Kitonum

19004 Reputation

26 Badges

14 years, 85 days

MaplePrimes Activity


These are answers submitted by Kitonum

restart;
series(x/sin(x) + x, x = 0, 2);
convert(%, polynom);

                                                 1+x+O(x^2)
                                                       1+x


 

restart;
with(LinearAlgebra):
A := Matrix([[2, 3, 5], [1, 2, 7]]); 
P1:=ColumnSpace(A);
P2:=RowSpace(A);
 
B := Matrix([[6, 4, 2], [3, 2, 1]]); 
P3:=ColumnSpace(B);
P4:=RowSpace(B);

plots:-arrow(P1, width=0.03, color=red);
plot3d(t1*P2[1]+t2*P2[2], t1=-2..2, t2=-2..2);
plot([(convert(P3[],list)*~t)[],t=-3..3], scaling=constrained);
plots:-spacecurve(convert(P4[],list)*~t, t=-3..3, color=red, thickness=2);

Plotting.mw

The first of the conditions  f(x) = f(3 - x) means that the graph  y = f(x)  is symmetrical with respect to the straight line  x = 3/2 . The second condition simply sets the area under the graph  f(x)  on the segment  x = 1 .. 2 . But we do not know what values the function takes on the segment  x = 2 .. 3 . Therefore, it is impossible to calculate the last integral.
There may be a typo in the condition. If instead of the limits of integration  x = 2 .. 3  we take the segment  x = 1 .. 2, then the integral can be easily calculated using the symmetry and the second condition on the function  f(x) .

From wiki  https://en.wikipedia.org/wiki/Fermat_point :

  1. Construct an equilateral triangle on each of two arbitrarily chosen sides of the given triangle.
  2. Draw a line from each new vertex to the opposite vertex of the original triangle.
  3. The two lines intersect at the Fermat point.

The following procedure finds the coordinates of the Fermat point in the triangle ABC. The formal parameters of the procedure are the vertices of the triangle, which are given as vectors and must be traversed counterclockwise.

restart;
FermatPoint:=proc(A::Vector,B::Vector,C::Vector)
local M, A1, B1, C1, Line;
M:=<0,1; -1,0>; # -90 degrees rotation matrix 
C1:=(A+B)/2+M.(B-A)*sqrt(3)/2;
A1:=(B+C)/2+M.(C-B)*sqrt(3)/2;
B1:=(C+A)/2+M.(A-C)*sqrt(3)/2;
Line:=(X,Y)->(y-X[2])*(Y[1]-X[1])-(x-X[1])*(Y[2]-X[2]); # Equation of a straight line through 2 points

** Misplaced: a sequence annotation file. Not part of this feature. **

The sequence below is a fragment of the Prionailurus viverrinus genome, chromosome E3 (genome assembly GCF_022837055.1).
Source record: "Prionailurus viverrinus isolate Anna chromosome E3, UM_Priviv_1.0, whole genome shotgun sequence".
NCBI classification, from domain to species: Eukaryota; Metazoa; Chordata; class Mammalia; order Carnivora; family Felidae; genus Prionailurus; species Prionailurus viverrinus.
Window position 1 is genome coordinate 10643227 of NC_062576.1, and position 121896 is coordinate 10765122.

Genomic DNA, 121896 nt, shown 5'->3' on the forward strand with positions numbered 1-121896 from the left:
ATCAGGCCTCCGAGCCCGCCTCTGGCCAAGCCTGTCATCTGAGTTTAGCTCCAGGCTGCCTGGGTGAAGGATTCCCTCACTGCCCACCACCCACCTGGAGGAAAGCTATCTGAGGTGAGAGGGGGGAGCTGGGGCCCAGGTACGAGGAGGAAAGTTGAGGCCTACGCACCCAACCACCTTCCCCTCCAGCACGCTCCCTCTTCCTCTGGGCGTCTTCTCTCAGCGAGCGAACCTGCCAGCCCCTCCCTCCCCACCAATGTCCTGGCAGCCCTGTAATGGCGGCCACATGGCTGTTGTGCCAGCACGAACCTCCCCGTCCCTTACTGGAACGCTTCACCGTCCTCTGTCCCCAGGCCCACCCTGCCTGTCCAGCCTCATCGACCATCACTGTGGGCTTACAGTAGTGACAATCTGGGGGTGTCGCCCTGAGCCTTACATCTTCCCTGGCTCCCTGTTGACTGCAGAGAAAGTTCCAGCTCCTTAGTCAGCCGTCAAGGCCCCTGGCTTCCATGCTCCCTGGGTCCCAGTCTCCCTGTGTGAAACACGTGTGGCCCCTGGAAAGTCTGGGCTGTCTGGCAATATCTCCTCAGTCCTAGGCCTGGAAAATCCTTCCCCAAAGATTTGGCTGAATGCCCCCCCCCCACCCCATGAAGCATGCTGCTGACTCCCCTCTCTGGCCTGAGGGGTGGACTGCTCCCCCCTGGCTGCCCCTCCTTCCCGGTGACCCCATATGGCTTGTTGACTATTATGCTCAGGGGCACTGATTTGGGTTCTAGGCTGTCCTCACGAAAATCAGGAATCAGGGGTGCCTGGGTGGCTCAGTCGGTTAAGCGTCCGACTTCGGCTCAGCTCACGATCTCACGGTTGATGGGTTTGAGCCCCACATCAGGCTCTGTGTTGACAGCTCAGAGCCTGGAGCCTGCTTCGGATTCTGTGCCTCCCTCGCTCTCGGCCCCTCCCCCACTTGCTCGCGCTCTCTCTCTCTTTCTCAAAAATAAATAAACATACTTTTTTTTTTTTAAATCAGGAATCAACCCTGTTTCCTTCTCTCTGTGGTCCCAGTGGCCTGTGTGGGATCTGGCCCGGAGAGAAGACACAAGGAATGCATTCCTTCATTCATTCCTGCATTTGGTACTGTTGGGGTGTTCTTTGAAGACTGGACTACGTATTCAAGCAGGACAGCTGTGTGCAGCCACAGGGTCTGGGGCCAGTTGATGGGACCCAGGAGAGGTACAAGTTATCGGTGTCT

solve({Line(A,A1),Line(B,B1)}, {x,y});
eval([x,y],%);
end proc:


Example:

FermatPoint(<0,0>,<7,0>,<3,5>);

                           


Note: The method above applies if the largest angle in the triangle is less than 120 degrees. Otherwise, the Fermat point coincides with the vertex of the obtuse angle.

 

Here is another short way:

x:= <1, 2, 3, 4>:
k:= <seq((x+~x[j])^%T,j=1..4)>;

                                                                                         

Here is a short solution that uses the parametric equations of two lines, which OP wrote down in his comment. The position of the point   A  on the first line depends on the parameter , and the position of the point  on the second line depends on the parameter  s . We write out vectors  MA  and  MB and compose the system  with 2 unknowns  and  s  from the condition of collinarity of these vectors:

restart;
A:=<1+2*t,t,-3-2*t>:
B:=<1-s,s,3+2*s>:
M:=<1,-2,3>:
MA:=A-M: MB:=B-M:
Sol:=solve(convert(LinearAlgebra:-CrossProduct(MA, MB),list)=~[0,0,0]);
V:=eval(A-B,Sol)*11/9; # Direction vector of the desired line 
(<x,y,z>)=~M+t*V;  # Parametric equations of the desired line

                           

We get 2 solutions for this problem:

restart;
P1:=[1,0,3]: P2:=[1,0,3]+[-1,1,2]:
Plane:=A*x+B*y+C*z+E:
M:=[1,0,2]:
Sys:={eval(Plane,[x,y,z]=~P1)=0,eval(Plane,[x,y,z]=~P2)=0,abs(eval(Plane,[x,y,z]=~M))/sqrt(A^2+B^2+C^2)=1/4, E>0};
Sol:=[solve(Sys)];